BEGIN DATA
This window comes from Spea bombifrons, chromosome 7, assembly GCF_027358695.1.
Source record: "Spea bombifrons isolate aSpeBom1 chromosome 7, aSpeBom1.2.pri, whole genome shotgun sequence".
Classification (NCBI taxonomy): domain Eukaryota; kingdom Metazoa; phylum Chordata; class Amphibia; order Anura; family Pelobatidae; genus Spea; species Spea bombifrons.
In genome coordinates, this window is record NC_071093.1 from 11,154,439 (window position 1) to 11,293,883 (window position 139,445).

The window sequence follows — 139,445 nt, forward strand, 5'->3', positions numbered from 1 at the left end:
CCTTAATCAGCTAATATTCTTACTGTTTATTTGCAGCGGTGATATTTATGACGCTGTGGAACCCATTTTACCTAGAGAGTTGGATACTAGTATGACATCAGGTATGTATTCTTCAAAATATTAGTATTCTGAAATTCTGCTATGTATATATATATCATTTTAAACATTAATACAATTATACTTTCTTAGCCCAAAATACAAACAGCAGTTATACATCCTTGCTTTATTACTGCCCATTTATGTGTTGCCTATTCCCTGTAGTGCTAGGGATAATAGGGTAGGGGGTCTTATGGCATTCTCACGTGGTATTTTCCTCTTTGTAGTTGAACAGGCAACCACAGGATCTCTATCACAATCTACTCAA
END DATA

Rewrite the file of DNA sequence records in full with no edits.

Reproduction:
This window comes from Spea bombifrons, chromosome 7, assembly GCF_027358695.1.
Source record: "Spea bombifrons isolate aSpeBom1 chromosome 7, aSpeBom1.2.pri, whole genome shotgun sequence".
Classification (NCBI taxonomy): domain Eukaryota; kingdom Metazoa; phylum Chordata; class Amphibia; order Anura; family Pelobatidae; genus Spea; species Spea bombifrons.
In genome coordinates, this window is record NC_071093.1 from 11,154,439 (window position 1) to 11,293,883 (window position 139,445).

The window sequence follows — 139,445 nt, forward strand, 5'->3', positions numbered from 1 at the left end:
CCTTAATCAGCTAATATTCTTACTGTTTATTTGCAGCGGTGATATTTATGACGCTGTGGAACCCATTTTACCTAGAGAGTTGGATACTAGTATGACATCAGGTATGTATTCTTCAAAATATTAGTATTCTGAAATTCTGCTATGTATATATATATCATTTTAAACATTAATACAATTATACTTTCTTAGCCCAAAATACAAACAGCAGTTATACATCCTTGCTTTATTACTGCCCATTTATGTGTTGCCTATTCCCTGTAGTGCTAGGGATAATAGGGTAGGGGGTCTTATGGCATTCTCACGTGGTATTTTCCTCTTTGTAGTTGAACAGGCAACCACAGGATCTCTATCACAATCTACTCAA